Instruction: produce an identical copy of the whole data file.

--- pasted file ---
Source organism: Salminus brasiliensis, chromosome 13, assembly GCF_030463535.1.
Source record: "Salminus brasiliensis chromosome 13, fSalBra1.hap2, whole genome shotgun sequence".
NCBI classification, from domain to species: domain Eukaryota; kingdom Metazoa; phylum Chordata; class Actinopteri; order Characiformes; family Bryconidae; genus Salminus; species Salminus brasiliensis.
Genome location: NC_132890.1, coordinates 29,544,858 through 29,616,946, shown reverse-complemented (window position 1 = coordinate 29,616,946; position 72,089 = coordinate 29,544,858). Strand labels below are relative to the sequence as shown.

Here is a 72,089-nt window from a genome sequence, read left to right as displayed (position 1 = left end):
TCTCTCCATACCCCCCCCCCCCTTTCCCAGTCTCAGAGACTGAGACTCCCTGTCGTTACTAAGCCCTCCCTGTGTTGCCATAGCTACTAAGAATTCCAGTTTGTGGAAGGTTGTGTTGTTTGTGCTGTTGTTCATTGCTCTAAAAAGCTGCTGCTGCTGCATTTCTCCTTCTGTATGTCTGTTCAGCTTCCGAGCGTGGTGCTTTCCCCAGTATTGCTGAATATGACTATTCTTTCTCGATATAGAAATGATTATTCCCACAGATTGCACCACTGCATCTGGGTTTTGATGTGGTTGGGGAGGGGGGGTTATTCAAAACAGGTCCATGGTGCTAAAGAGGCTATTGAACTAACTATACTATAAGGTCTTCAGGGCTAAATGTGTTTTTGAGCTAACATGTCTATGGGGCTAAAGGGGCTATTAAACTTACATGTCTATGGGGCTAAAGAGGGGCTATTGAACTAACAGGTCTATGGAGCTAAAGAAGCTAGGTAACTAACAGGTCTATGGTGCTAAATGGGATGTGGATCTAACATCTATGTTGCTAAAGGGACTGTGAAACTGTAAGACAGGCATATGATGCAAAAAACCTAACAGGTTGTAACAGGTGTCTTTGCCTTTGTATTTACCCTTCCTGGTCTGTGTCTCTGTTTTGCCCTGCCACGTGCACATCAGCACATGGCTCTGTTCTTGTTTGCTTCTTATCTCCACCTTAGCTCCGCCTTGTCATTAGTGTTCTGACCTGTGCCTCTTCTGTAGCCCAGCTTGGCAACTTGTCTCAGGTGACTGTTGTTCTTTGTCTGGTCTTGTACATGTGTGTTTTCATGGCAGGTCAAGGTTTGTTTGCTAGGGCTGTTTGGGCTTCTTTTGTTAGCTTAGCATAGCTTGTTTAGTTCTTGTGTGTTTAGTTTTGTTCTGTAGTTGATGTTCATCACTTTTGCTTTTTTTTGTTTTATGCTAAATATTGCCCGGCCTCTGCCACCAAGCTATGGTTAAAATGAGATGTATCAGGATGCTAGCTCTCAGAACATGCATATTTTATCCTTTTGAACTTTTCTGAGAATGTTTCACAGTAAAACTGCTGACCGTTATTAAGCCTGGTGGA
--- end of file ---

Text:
Source organism: Salminus brasiliensis, chromosome 13, assembly GCF_030463535.1.
Source record: "Salminus brasiliensis chromosome 13, fSalBra1.hap2, whole genome shotgun sequence".
NCBI classification, from domain to species: domain Eukaryota; kingdom Metazoa; phylum Chordata; class Actinopteri; order Characiformes; family Bryconidae; genus Salminus; species Salminus brasiliensis.
Genome location: NC_132890.1, coordinates 29,544,858 through 29,616,946, shown reverse-complemented (window position 1 = coordinate 29,616,946; position 72,089 = coordinate 29,544,858). Strand labels below are relative to the sequence as shown.

Here is a 72,089-nt window from a genome sequence, read left to right as displayed (position 1 = left end):
TCTCTCCATACCCCCCCCCCCCTTTCCCAGTCTCAGAGACTGAGACTCCCTGTCGTTACTAAGCCCTCCCTGTGTTGCCATAGCTACTAAGAATTCCAGTTTGTGGAAGGTTGTGTTGTTTGTGCTGTTGTTCATTGCTCTAAAAAGCTGCTGCTGCTGCATTTCTCCTTCTGTATGTCTGTTCAGCTTCCGAGCGTGGTGCTTTCCCCAGTATTGCTGAATATGACTATTCTTTCTCGATATAGAAATGATTATTCCCACAGATTGCACCACTGCATCTGGGTTTTGATGTGGTTGGGGAGGGGGGGTTATTCAAAACAGGTCCATGGTGCTAAAGAGGCTATTGAACTAACTATACTATAAGGTCTTCAGGGCTAAATGTGTTTTTGAGCTAACATGTCTATGGGGCTAAAGGGGCTATTAAACTTACATGTCTATGGGGCTAAAGAGGGGCTATTGAACTAACAGGTCTATGGAGCTAAAGAAGCTAGGTAACTAACAGGTCTATGGTGCTAAATGGGATGTGGATCTAACATCTATGTTGCTAAAGGGACTGTGAAACTGTAAGACAGGCATATGATGCAAAAAACCTAACAGGTTGTAACAGGTGTCTTTGCCTTTGTATTTACCCTTCCTGGTCTGTGTCTCTGTTTTGCCCTGCCACGTGCACATCAGCACATGGCTCTGTTCTTGTTTGCTTCTTATCTCCACCTTAGCTCCGCCTTGTCATTAGTGTTCTGACCTGTGCCTCTTCTGTAGCCCAGCTTGGCAACTTGTCTCAGGTGACTGTTGTTCTTTGTCTGGTCTTGTACATGTGTGTTTTCATGGCAGGTCAAGGTTTGTTTGCTAGGGCTGTTTGGGCTTCTTTTGTTAGCTTAGCATAGCTTGTTTAGTTCTTGTGTGTTTAGTTTTGTTCTGTAGTTGATGTTCATCACTTTTGCTTTTTTTTGTTTTATGCTAAATATTGCCCGGCCTCTGCCACCAAGCTATGGTTAAAATGAGATGTATCAGGATGCTAGCTCTCAGAACATGCATATTTTATCCTTTTGAACTTTTCTGAGAATGTTTCACAGTAAAACTGCTGACCGTTATTAAGCCTGGTGGA